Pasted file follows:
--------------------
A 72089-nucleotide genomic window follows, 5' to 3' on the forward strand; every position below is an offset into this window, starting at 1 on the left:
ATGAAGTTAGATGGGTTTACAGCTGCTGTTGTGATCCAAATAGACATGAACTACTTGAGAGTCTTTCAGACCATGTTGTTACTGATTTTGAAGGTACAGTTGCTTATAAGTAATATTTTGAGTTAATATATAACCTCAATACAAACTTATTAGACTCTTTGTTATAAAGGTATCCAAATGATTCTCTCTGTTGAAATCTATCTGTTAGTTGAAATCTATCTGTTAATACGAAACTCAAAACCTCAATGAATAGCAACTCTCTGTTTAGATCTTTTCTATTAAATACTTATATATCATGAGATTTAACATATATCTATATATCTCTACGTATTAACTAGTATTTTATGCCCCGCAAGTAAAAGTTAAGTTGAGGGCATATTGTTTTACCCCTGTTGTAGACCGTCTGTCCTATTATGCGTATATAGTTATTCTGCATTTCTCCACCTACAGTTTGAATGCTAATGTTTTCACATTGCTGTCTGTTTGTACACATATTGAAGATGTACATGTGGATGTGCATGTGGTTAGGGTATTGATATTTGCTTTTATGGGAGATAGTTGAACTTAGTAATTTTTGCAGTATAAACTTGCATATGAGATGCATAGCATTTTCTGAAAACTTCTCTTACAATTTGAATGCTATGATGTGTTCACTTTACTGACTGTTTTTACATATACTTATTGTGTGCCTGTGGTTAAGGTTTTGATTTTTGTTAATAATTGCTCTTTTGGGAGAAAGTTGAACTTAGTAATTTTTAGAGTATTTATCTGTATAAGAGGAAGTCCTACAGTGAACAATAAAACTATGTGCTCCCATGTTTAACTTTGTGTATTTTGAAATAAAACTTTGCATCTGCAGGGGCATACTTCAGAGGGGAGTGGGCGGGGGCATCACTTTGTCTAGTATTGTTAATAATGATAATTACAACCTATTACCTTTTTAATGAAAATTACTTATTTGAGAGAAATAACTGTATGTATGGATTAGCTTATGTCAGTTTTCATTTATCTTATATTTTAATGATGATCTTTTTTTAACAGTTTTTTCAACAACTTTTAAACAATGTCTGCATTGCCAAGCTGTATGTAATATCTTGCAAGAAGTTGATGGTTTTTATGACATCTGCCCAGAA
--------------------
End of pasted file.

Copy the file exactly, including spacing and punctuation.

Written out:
A 72089-nucleotide genomic window follows, 5' to 3' on the forward strand; every position below is an offset into this window, starting at 1 on the left:
ATGAAGTTAGATGGGTTTACAGCTGCTGTTGTGATCCAAATAGACATGAACTACTTGAGAGTCTTTCAGACCATGTTGTTACTGATTTTGAAGGTACAGTTGCTTATAAGTAATATTTTGAGTTAATATATAACCTCAATACAAACTTATTAGACTCTTTGTTATAAAGGTATCCAAATGATTCTCTCTGTTGAAATCTATCTGTTAGTTGAAATCTATCTGTTAATACGAAACTCAAAACCTCAATGAATAGCAACTCTCTGTTTAGATCTTTTCTATTAAATACTTATATATCATGAGATTTAACATATATCTATATATCTCTACGTATTAACTAGTATTTTATGCCCCGCAAGTAAAAGTTAAGTTGAGGGCATATTGTTTTACCCCTGTTGTAGACCGTCTGTCCTATTATGCGTATATAGTTATTCTGCATTTCTCCACCTACAGTTTGAATGCTAATGTTTTCACATTGCTGTCTGTTTGTACACATATTGAAGATGTACATGTGGATGTGCATGTGGTTAGGGTATTGATATTTGCTTTTATGGGAGATAGTTGAACTTAGTAATTTTTGCAGTATAAACTTGCATATGAGATGCATAGCATTTTCTGAAAACTTCTCTTACAATTTGAATGCTATGATGTGTTCACTTTACTGACTGTTTTTACATATACTTATTGTGTGCCTGTGGTTAAGGTTTTGATTTTTGTTAATAATTGCTCTTTTGGGAGAAAGTTGAACTTAGTAATTTTTAGAGTATTTATCTGTATAAGAGGAAGTCCTACAGTGAACAATAAAACTATGTGCTCCCATGTTTAACTTTGTGTATTTTGAAATAAAACTTTGCATCTGCAGGGGCATACTTCAGAGGGGAGTGGGCGGGGGCATCACTTTGTCTAGTATTGTTAATAATGATAATTACAACCTATTACCTTTTTAATGAAAATTACTTATTTGAGAGAAATAACTGTATGTATGGATTAGCTTATGTCAGTTTTCATTTATCTTATATTTTAATGATGATCTTTTTTTAACAGTTTTTTCAACAACTTTTAAACAATGTCTGCATTGCCAAGCTGTATGTAATATCTTGCAAGAAGTTGATGGTTTTTATGACATCTGCCCAGAA